Scientists at the Cancer Agency in British Columbia, Canada, and their United States collaborators -- including an Arizona Cancer Center researcher -- have identified a number of new genetic mutations involved in non-Hodgkin lymphoma (NHL).
This massive cancer-sequencing study, published online in Nature (http://www.nature.com/emboj/journal/vaop/ncurrent/index.html), will open a floodgate for researchers around the world to explore the significant number of newly discovered gene mutations and their role in the growth and development of lymphoma cells. The work was performed at the BC Cancer Agency Genome Sciences Centre, which has received major support from several governmental and private sources, including the US National Institutes of Health in Bethesda, Md.
In an extensive undertaking, researchers sequenced the entire genome of lymphoma cancer cells from 14 NHL patient samples and the “active” genes from 117 NHL patients to search for genetic mutations specific to cancer cells.
Tumor samples were collected from British Columbia scientists as well as their US collaborators, including the Arizona Lymphoma Repository housed at the University of Arizona’s College of Medicine under the direction of Lisa Rimsza, MD, a Professor of Pathology and Arizona Cancer Center member.
The magnitude of data revealed 109 genes with recurring mutations, from which 26 have been identified as contributors to NHL based on their mutation patterns. More than two-thirds of mutated genes had never been linked to lymphoma prior to this study.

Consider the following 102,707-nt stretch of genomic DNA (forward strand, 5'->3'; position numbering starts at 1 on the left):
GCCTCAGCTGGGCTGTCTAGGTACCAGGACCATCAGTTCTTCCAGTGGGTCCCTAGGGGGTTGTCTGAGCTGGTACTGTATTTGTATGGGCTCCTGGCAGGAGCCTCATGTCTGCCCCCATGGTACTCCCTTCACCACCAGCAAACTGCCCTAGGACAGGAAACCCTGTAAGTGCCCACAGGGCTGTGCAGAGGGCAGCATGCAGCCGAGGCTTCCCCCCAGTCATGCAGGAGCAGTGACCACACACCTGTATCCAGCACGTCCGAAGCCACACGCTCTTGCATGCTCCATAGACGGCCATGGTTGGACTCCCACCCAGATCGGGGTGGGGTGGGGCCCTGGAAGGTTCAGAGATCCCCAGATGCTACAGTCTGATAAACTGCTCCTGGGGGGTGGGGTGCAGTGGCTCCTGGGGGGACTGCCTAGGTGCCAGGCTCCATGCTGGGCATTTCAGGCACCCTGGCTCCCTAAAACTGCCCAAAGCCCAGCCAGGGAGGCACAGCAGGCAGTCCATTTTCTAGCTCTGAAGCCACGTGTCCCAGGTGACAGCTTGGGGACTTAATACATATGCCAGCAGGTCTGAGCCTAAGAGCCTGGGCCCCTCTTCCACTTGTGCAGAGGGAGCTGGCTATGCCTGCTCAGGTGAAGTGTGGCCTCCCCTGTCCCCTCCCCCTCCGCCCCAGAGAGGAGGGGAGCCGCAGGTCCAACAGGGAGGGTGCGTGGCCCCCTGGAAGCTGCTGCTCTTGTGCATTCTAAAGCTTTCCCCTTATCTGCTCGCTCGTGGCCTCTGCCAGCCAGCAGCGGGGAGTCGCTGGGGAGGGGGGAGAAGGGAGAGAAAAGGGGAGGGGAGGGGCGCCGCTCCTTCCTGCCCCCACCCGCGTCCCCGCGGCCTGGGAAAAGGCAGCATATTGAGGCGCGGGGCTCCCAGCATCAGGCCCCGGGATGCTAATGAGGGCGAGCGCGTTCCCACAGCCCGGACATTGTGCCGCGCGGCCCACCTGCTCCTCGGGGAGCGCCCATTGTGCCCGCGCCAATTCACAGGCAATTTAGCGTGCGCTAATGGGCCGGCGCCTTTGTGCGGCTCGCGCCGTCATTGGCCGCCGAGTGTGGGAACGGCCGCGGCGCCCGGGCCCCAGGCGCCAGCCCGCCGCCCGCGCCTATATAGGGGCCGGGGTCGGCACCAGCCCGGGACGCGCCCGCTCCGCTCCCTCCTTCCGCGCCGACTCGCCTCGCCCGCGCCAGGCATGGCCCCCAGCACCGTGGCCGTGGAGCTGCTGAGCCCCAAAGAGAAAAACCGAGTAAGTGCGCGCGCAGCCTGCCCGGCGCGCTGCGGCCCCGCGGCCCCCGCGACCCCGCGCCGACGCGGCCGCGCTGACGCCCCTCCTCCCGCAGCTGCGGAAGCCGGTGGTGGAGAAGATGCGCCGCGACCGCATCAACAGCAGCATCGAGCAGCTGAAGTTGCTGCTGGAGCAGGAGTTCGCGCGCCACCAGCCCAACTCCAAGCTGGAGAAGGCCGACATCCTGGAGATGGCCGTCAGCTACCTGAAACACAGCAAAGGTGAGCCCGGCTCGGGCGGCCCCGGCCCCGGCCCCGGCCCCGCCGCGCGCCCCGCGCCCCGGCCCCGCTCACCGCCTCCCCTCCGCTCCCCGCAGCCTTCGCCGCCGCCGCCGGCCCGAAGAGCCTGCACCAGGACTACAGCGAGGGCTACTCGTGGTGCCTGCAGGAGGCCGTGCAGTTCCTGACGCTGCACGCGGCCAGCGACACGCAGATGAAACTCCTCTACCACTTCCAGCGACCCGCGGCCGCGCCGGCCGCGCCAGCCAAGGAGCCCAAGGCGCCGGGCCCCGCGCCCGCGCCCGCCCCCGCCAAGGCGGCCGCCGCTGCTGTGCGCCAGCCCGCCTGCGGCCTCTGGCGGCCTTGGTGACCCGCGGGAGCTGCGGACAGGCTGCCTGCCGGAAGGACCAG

Detailed descriptions of tumors’ genetic sequences, such as those described in this work “tells us what makes the tumors tick and what might be their vulnerable spots to aim for with treatment. This information should provide better diagnoses, more accurate prognostic information, and help to identify unique targets of therapy for each tumor type, therefore advancing personalized medicine for our patients,” Dr. Rimsza said.
“Based on the patterns of mutation in these 26 genes, we can see that these mutations enable tumor cells to grow and expand in non-Hodgkin lymphoma patients,” says Ryan Morin, the study’s lead author. “The mutated genes we’ve discovered, most of which were previously unknown to lymphoma or other cancers, should enable us to design new tests that allow us to recognize subtypes of lymphoma and may help us predict how each variation of this disease will react to different treatments.”
Non-Hodgkin lymphoma is the fifth most common form of cancer in Canada, and the fourth most common cause of cancer in the United States.
“This new abundance of genetic information is thrilling. Researchers and clinicians can now collaborate to eventually create new drugs, or identify existing drugs, that inhibit these mutated genes directly and prevent the growth of non-Hodgkin lymphoma,” said Joseph Connors, MD, a medical oncologist and distinguished scientist at the BC Cancer Agency and a clinical professor of medical oncology at the University of British Columbia.
The pattern of mutation observed in some of these genes is indicative of new tumor suppressors and oncogenes, the latter of which may be ideal targets for existing therapies. Specifically, one of the novel lymphoma-related genes discovered in this study, MLL2, is mutated in 89 per cent of Follicular lymphoma patients, suggesting it is the most commonly mutated gene in NHL. Mutation of MLL2, which appears to be a tumor suppressor, is suspected to provide cancer cells with the ability to grow rapidly in-spite of the body’s regulatory mechanisms. A second novel gene discovery, MEF2B, bears a so-called “hot spot” mutation pattern reminiscent of other known cancer genes.